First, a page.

I think I may have been the last black person in America to see Black Panther.
For weeks it was all I heard about. Once again, black people were talking proudly of their African heritage and culture; I haven’t seen this much black power since Spike Lee made Jah patches mandatory for the young black masses in the 1980s. It’s amazing: black people of all backgrounds are proclaiming their Wakandan heritage, sticking out their chests while crossing their arms when greeting one another.
Wakanda is our new way of life. Our new way of thinking. Our new way of looking at the world. I knew that until I crossed over into the secret world of Wakanda, I would remain a little black girl trapped in the south side of Chicago.
I was so excited when I finally got to the movie theater on a rainy afternoon last week; I was ready to be transformed. As the movie started I was literally on the edge of my seat, but as the story progressed, something unexpected happened to me. The movie was great; the cinematography wonderful, the scenery was breathtaking and the stunts and special effects were some of the best I’ve ever seen. But the story felt oddly familiar to me.
I already knew the story of black people who existed in a place that no one knew of, where no one knew they existed. These black folks already lived in a place where they could be the best and most righteous versions of themselves; a place where they could find peace and the answers to the problems that hinder their growth. In this special place they were protected from the cynicism, dysfunction, and ugliness of the outside world. I knew what and exactly where this Wakanda is, because I live there. To me, Wakanda is Judaism.
Every day in the summer I sit on a corner on the south side of Chicago in a tent that’s open on all four sides, and I welcome strangers and anyone else who may be hungry. At first, people questioned my sanity. Why would someone want to go into a war zone and risk their life for people they don’t know? I am not a soldier, but I’m black and I‘m Jewish. Both of these identities make me who I am; without one, the other couldn’t exist.
I grew up seeing poor and suffering black people all around my neighborhood. But at the same time, I went to Jewish Day School and on Shabbat we’d bring canned goods from our homes to donate to The Ark, a Jewish food bank. I never once questioned my need to contribute, even though we were poor too. I did what Jews did — I gave. And even now, I can’t remember one time even that my family went hungry because we fed someone in need.
Oddly though, I never gave anything to the people across the street whose belongings the sheriff had just put out on the corner. Weren’t they poor and suffering too? Of course they were. But they weren’t Jews. And I had been taught the ideal “Kol Yisrael Arevim Zeh Ba Zeh,” all Israel for each other all the time. It never occurred to me that my other people needed help too. Perhaps because no one ever made that the rule?
I always lived in black communities where I was surrounded by those in need. I knew how to help but didn’t because I was busy marching for workers rights, fair wages, ethical treatment of Palestinians and refugees or whatever cause my Ashkenazi brothers and sisters were championing at the moment. Yet every time I wrapped up another march or protest, I returned to a neighborhood where I had to navigate my way through the constant presence of yellow tape, screaming mothers and Third World level poverty. This was where I lived, but it was never how I lived. I was a Jew and none of this was my problem because I’d never been taught that it was.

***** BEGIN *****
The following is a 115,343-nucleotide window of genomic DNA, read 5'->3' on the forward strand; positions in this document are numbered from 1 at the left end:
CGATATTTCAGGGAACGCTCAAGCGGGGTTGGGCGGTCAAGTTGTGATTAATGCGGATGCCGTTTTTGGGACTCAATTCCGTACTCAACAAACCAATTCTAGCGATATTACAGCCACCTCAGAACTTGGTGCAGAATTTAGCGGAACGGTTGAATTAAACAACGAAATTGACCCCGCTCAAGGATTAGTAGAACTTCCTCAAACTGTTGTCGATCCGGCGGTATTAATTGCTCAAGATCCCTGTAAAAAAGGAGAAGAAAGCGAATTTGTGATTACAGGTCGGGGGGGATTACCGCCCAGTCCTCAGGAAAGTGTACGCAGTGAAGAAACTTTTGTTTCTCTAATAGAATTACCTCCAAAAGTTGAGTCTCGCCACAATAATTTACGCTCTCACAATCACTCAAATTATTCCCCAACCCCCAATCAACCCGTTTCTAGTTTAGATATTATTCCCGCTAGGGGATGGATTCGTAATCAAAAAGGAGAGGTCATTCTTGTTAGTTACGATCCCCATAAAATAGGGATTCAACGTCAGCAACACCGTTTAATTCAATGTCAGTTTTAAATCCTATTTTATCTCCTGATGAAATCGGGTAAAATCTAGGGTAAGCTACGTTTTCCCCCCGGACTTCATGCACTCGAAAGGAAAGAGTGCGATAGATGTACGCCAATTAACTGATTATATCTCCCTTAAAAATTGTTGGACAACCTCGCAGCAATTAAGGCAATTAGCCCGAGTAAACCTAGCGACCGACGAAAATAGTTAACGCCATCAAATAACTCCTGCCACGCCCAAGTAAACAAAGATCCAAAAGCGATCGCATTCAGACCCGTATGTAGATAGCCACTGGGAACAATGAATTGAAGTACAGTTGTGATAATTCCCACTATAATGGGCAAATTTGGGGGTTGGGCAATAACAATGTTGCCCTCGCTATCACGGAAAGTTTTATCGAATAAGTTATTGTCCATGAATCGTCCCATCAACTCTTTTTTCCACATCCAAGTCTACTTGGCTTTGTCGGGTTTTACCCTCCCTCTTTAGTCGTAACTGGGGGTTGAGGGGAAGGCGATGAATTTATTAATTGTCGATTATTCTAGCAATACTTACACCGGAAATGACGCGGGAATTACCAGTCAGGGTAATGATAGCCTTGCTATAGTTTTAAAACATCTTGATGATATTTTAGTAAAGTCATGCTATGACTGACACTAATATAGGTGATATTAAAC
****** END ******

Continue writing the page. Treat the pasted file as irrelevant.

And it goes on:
Once my children got older and began to look more and more like those unfortunate kids who made the news and less like their friends who were gearing up to go on Birthright to Israel, it became increasingly clear to me that the world saw my kids as black people, not as Jews, and I understood that they weren’t going to survive America on their own.
I had to save my children. The methods I used are different because I’m different. I couldn’t just save my kids without saving their friends too, and even their friends friends. And what better way to do this than to sit out on a street corner where I could see and be seen? I provide food, comfort, friendship, family, love and most importantly hugs to anyone who needs them.
People were skeptical at first. They couldn’t understand why someone would do these things. Why would anyone show up every day? What did I get out of it? I got a sharp cut in violent crime, I got neighbors knowing neighbors again, I got fewer funerals and more graduations. I got to be a mensch.
I introduced my other people, my black people, to all that I’d learned from this secret, forbidden place. Things that I’d thought to have long eluded people that look like me. It wasn’t a place. It was an ideal. It was a life line. It was hope. It was a way at looking at a seriously flawed world and seeing mere cracks that needed to be repaired. It was the confidence that made the fear of sitting on a corner virtually unknowable to me. It was MY Vibranium. It was simply the concept of Kol Yisrael Arevim Zeh Ba Zeh, and that thinking brought Wakanda to a part of the world that so badly needed it.
Tamar Manasseh is the founder and president of Mothers Against Senseless Killings. Follow her on Twitter, @TamarManasseh.